Osmond Arnesto, DC

Senior Writer

Osmond still believes in stories. After working overseas, he learned that there will be too many stories that will go untold. So, he decided to get to work. Currently, Osmond is a freelance writer and a lifelong student. Wherever he may be living in the United States right now, he brings with him a love of strange people, strange foods, and D&D. His fiction was featured in Worlds Without Master, Protodimension, and Fiction365.

As a Story Terrace writer, Osmond interviews customers and turns their life stories into books. Get to know him better by reading his autobiographical anecdote below.

That’s You Out There

Dad and I used to have lunch in the car, under the shade of a tree right next to Ma’s laundromat. Saturday meant Dad was home from work, and Ma would have someone to drive her to do errands. Memory paints oranges in that tree, even though in reality the sidewalk is only lined with things that don’t breathe, things that have plastic leaves. Maybe ‘Orange’ was the name of the laundromat.

Our food came in waxed, paper takeout containers. We bought it from the Chinese place down the way. That restaurant used to be a hole in the wall, but now people form lines that stretch outside on the holidays. Sometimes sauce would leak out of the containers, and the car would smell like Beef Broccoli for a week. The steam from the rice, the microwaved vegetables, and the lumps of meat flew into our noses and out the open windows. I didn’t care what I was eating; it was delicious and it ran out all too quickly.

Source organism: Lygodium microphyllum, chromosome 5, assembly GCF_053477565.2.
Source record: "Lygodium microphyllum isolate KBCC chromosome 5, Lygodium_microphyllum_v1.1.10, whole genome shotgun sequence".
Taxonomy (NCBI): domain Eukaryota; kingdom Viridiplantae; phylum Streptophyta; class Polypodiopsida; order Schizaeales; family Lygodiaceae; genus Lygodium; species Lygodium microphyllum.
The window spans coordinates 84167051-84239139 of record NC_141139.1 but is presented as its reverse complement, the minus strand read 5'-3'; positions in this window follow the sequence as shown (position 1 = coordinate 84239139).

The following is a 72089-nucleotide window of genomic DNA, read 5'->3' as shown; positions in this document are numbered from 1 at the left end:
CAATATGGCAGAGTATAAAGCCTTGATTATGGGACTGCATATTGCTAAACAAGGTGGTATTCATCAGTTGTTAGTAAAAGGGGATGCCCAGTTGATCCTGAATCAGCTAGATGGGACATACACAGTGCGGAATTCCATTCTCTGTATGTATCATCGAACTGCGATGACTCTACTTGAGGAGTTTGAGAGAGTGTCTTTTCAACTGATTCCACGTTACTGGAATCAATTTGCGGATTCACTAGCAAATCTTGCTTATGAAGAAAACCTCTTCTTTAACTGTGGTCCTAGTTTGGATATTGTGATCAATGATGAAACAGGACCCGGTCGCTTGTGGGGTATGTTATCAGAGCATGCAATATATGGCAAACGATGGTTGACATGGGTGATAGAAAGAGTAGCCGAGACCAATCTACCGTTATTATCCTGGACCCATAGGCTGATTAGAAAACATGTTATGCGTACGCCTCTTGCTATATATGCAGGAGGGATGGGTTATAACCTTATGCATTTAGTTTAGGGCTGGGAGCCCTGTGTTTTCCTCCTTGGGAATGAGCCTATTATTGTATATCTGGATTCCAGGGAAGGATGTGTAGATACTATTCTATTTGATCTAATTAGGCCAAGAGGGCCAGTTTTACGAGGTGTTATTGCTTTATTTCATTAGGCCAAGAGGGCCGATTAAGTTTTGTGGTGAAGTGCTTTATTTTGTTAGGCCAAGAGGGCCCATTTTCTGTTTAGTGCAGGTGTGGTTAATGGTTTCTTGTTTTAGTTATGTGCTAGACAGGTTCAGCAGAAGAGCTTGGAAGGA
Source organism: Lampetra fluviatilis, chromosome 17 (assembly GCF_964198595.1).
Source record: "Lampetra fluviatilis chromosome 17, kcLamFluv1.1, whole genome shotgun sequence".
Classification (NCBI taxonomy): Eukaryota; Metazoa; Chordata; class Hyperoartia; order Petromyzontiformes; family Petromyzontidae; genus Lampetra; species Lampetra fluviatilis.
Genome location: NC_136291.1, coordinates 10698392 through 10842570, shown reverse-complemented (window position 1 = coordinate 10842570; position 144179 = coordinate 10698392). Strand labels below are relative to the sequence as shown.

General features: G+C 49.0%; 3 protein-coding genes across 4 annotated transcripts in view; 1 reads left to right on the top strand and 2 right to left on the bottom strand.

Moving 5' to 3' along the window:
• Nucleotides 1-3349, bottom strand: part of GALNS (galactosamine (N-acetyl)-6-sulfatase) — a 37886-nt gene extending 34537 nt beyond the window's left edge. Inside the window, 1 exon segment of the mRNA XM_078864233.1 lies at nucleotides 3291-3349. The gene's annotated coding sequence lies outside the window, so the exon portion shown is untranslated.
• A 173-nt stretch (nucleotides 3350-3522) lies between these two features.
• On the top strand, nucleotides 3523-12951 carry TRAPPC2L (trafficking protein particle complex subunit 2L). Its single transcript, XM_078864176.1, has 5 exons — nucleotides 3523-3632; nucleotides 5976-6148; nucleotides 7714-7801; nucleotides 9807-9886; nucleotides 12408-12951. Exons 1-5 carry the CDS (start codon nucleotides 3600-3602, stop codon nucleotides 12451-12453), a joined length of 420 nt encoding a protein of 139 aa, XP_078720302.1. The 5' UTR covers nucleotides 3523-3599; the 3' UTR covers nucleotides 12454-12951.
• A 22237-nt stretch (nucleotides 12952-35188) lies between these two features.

“See all of those people out there?” Dad said between chews, pointing to the cars passing by. The glare from the sun, flashing on their windows would blind me for half-seconds at a time. “Some of them are important. Businessmen, maybe. Lawyers. Doctors.”

I nodded, too busy inhaling food while I still had it in front of me. It was either a conversation we had every time we had lunch there, in our spot, or it was the only one that stayed with me as I grew up.

“That’s going to be you, too, out there.” Dad, his family, and Ma came to the United States five years before I was born, and they made a family and a home out of nothing. I try to look up to them, but I can only crane my neck up so high. “You’re a smart kid, so it’s going to be easy for you. I know it.”

I looked at his strong, weathered hands, and I thought about how different they were from mine. I said, “I hope so” or “I’ll try.” Maybe another time I said, “I’m not that smart.” But he shook his head and held his hand on my shoulder, and we would watch the cars until Ma came out.

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